Family Of Helpers Gets A Little Help



Alexis Bechman/Roundup

Lorna Hansen, her husband Frank Hansen, and their son Michael Hansen listen to Payson Supply Line co-founder Butch Klein.


Andrew Hansen is serving in Iraq and will receive Payson Supply Line’s 1,000th box.

Andrew Hansen comes from a family of givers. His mom is a nurse, his dad served on Canada’s horse artillery and several Rim Country fire departments, one brother is a police officer with the Payson Police Department and another a firefighter with the Hellsgate Fire Department.

So perhaps it’s not a surprise that Hansen at 22, volunteered to leave the comforts of home to join the military, fly to Iraq and protect the country.

The Payson Supply Line this week resolved to honor that service, by sending one of Payson’s own its 1,000th care package.

But for this family, service to others is routine. “We are all in the services,” Hansen’s mother Lorna Hansen said. “All three of my boys have decided to serve others and I am so proud.”

Hansen decided to join the military to fulfill his dream of becoming a cop. He hopes the experience he gains with the Army’s Military Police Corps will get him a job in the Payson Police Department alongside his brother Michael when he returns from service, Lorna said.

Hansen never spoke of enlisting, until they day he came home and said he was joining up, no questions asked, Lorna said.

“I always told them they need to be happy in whatever job they choose,” Lorna said. “When he joined he told me, ‘Mom if I sign on I might not come home,’ but I said, ‘Every time you leave the house, I know you might not come home.’”

Hansen went to boot camp on May 14 and in October he graduated from the military academy. Just three months ago, on Jan. 2.

Hansen was shipped over to Baghdad to serve with the military police. The military police provides area and convoy security.

Recently a rocket-propelled grenade was thrown at a vehicle in Hansen’s convoy, but he was uninjured.

“Even with the news, we have no idea what they are going through every day,” Hansen’s older brother Michael said. “Most of us don’t realize what it is like over there.

Michael, who has served with the Payson police for more than a year and a half, said Hansen used to look up to him as the older brother, but now he looks up his kid brother.

“I have never been more proud of anyone,” he said. “He knew he was going to Iraq and he would be shot at, he knew it, but he chose to do it anyway.

“He has something that most of us don’t.”

Butch Klein, co-owner of Quality Movers and co-creator of Payson Supply Line (PSL) agreed with Michael. Anyone who serves in the military has a courage that should be recognized and remembered, Klein said.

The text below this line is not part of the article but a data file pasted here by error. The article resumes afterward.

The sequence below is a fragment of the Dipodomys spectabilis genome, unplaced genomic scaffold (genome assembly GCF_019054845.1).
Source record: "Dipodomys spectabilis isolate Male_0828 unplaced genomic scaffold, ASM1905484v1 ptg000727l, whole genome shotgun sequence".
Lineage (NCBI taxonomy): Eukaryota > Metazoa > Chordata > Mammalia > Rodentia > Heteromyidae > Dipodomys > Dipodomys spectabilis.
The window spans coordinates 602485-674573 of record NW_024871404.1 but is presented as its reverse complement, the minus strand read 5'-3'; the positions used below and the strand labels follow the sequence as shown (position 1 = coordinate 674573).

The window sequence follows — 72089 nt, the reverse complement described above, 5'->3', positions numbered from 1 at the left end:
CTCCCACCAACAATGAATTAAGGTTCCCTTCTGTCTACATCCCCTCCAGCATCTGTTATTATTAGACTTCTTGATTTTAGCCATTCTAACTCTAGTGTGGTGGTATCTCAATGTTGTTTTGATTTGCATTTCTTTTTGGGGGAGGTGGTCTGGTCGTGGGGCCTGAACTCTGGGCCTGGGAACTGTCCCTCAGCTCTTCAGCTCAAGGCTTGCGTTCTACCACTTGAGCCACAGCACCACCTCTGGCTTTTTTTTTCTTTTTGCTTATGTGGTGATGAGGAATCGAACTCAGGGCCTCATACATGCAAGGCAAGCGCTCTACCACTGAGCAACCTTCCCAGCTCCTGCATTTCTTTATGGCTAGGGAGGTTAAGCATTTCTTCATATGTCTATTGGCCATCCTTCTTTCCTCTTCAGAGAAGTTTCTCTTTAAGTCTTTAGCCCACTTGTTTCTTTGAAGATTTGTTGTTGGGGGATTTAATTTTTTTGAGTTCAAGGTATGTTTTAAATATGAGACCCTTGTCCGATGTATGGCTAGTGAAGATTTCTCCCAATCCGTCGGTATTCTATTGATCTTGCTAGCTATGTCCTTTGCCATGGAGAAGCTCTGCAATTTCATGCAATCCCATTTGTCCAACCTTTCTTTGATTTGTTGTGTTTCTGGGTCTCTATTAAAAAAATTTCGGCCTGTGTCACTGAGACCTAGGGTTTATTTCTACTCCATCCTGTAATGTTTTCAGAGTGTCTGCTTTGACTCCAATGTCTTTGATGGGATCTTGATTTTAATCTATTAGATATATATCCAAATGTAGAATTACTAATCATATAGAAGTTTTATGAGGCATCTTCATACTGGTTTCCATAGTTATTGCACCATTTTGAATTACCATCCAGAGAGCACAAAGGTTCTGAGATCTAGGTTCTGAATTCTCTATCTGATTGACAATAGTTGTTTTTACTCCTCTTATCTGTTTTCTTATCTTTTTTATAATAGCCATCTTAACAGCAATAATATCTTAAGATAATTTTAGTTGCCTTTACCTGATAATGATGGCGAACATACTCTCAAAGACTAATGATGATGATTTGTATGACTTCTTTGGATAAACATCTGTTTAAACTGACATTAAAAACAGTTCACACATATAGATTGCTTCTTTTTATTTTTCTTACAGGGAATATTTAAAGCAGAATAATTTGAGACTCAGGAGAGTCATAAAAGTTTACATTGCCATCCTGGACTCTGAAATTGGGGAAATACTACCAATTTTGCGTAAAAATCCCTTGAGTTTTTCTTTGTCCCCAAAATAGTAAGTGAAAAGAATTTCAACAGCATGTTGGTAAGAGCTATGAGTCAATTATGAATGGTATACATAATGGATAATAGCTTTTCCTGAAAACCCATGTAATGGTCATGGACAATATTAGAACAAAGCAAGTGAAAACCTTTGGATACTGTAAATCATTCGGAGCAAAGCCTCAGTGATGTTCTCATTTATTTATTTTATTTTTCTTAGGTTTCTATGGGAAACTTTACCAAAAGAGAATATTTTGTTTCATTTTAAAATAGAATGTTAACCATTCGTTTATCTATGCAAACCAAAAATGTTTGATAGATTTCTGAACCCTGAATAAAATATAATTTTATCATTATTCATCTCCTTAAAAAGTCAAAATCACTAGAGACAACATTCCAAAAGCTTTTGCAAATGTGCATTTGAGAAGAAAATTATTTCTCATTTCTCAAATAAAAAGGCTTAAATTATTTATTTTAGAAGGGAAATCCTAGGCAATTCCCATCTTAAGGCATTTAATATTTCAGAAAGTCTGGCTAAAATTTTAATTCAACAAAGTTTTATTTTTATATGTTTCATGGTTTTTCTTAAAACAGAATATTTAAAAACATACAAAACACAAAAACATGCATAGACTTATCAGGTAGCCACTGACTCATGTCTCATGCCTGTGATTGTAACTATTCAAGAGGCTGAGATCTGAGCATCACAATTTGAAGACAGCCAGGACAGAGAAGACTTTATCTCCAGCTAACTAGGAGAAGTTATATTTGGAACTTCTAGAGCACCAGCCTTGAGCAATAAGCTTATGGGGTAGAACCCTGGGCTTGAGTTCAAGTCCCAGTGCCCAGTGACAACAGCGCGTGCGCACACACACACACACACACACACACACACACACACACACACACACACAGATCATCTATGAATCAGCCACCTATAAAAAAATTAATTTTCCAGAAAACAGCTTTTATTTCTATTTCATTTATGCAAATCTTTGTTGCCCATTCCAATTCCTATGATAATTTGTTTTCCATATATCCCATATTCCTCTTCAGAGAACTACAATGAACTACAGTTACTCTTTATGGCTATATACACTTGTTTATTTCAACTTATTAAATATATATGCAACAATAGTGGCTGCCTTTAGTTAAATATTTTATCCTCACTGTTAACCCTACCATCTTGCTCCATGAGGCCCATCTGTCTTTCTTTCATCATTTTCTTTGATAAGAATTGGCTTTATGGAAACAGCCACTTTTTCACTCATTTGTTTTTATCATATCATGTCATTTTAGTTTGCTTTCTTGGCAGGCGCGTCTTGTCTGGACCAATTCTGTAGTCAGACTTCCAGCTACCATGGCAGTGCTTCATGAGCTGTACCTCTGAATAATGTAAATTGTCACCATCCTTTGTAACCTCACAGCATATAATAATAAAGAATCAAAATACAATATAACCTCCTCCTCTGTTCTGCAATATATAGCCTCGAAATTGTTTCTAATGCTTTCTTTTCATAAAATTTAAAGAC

Klein started PSL four years ago with friend, Lud Kaftan to show the troops support for their service.

On a weekly basis, Klein sends out boxes crammed full of food, toiletries, books, socks, toe warmers, candy — everything you could want as a soldier, but couldn’t get in the middle of a war zone.

Hansen’s box is number 1,000 for PSL and includes many of the normal accoutrements Klein sends to the troops, including Starbucks Coffee, Girl Scout Cookies, a Bible, a knitted shawl, food, toiletries, movies and a special note from his mom.

Klein also includes a “candy bomb,” a Ziploc bag filled with small candies that the troops often hand out to local children.

“They start chucking these out of the helicopters and they would explode sending candy everywhere to drag the kids out of a building so they could get in there and hurt less children,” Klein said of the candy bombs.

One time a soldier gave a girl some candy and the next time he was in the area, she warned him it was unsafe.

“A bunch of marines came home that day because of some candy,” Klein mused.

Klein got Hansen’s name from his insurance agent who knew that Hansen was serving in Iraq and could use a box. Klein normally receives the names of soldiers who could use a morale boost from Payson parents, spouses and friends.

PSL survives on donations and volunteer efforts. One box costs around $50 to $60 to stock and another $60 to ship, but is received by the soldier within a week.

“We never know who we are sending them to, because the requests come in from everywhere,” Klein said. “But I got a call from Afghanistan from a soldier who had just got a box who let me know how great it was,” Klein said. “I get letters all the time.”

Lorna said Hanson is excited to get a box, but is surprised he was chosen.

“When I told him, he was like ‘why me?’” Lorna said.

Klein said he hopes to show every soldier that gets a box that they are needed and appreciated in whatever way they are helping.

Lorna said she often sends Hansen a package or letter from home, but is grateful her son will receive a box from PSL.

For more information visit, or contact Klein at (928) 474-6968 or Kaftan at (928) 474-6981.


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